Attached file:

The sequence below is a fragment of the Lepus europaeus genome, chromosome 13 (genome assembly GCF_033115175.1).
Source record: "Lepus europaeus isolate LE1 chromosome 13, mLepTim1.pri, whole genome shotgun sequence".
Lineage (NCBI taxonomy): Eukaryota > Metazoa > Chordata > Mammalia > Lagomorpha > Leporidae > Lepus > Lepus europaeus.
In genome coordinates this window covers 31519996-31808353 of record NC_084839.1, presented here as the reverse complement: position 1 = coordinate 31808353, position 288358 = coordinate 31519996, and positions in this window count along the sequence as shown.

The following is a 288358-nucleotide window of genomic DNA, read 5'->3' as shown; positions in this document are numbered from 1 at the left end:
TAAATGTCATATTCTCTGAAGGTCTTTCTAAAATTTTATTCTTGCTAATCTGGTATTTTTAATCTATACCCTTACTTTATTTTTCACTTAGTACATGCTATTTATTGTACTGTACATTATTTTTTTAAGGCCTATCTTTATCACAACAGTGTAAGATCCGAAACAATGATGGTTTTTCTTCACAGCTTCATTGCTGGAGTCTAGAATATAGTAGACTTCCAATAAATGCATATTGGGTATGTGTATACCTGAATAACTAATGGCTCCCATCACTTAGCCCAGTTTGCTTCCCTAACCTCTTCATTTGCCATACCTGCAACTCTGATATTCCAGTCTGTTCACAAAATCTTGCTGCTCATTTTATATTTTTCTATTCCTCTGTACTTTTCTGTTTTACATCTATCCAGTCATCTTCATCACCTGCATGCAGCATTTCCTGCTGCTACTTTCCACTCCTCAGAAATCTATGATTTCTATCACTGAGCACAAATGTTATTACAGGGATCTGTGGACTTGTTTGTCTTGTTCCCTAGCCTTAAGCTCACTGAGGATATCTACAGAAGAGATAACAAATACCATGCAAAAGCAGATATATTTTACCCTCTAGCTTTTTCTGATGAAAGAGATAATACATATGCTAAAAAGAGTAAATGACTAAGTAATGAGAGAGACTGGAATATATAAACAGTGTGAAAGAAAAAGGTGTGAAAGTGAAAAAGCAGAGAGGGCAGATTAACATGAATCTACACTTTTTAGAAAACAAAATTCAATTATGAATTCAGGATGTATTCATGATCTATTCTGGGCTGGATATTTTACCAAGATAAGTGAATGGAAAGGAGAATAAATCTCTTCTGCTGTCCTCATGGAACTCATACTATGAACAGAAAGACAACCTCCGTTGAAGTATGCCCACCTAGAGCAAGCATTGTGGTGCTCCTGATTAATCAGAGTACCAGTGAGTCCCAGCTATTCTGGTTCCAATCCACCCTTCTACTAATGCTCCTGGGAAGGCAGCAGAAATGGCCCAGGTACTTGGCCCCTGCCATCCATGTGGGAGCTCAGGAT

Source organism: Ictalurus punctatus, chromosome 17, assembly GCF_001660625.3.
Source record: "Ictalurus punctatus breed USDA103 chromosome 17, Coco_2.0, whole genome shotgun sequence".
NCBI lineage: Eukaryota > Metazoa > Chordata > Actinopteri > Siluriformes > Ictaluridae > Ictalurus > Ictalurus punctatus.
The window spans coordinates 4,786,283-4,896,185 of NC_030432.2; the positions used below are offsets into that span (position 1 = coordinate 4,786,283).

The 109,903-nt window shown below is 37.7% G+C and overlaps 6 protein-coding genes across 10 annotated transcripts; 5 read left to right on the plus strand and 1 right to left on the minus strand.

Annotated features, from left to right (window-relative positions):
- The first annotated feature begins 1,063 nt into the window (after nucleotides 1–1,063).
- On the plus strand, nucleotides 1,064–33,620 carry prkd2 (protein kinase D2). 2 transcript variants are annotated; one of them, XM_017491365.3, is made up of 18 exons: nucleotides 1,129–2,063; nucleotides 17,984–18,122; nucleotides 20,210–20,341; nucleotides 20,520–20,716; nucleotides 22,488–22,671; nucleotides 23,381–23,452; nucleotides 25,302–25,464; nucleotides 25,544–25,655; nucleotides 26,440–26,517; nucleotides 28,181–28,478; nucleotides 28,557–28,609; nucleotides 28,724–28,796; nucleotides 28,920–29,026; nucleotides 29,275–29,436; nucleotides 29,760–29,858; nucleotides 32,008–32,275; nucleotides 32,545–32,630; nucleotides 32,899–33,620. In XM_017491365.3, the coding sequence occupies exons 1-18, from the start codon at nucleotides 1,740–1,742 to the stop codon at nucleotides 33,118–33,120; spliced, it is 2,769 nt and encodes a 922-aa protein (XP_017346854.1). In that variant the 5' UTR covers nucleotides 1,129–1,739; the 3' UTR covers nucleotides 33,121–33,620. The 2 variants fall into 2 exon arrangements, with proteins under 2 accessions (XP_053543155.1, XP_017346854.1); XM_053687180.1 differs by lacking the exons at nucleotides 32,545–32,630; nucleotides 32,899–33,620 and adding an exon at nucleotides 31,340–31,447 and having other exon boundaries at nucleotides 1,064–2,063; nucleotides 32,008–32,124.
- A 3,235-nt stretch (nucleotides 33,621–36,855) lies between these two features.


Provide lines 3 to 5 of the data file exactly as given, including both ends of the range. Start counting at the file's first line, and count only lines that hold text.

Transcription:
Lineage (NCBI taxonomy): Eukaryota > Metazoa > Chordata > Mammalia > Lagomorpha > Leporidae > Lepus > Lepus europaeus.
In genome coordinates this window covers 31519996-31808353 of record NC_084839.1, presented here as the reverse complement: position 1 = coordinate 31808353, position 288358 = coordinate 31519996, and positions in this window count along the sequence as shown.

The following is a 288358-nucleotide window of genomic DNA, read 5'->3' as shown; positions in this document are numbered from 1 at the left end: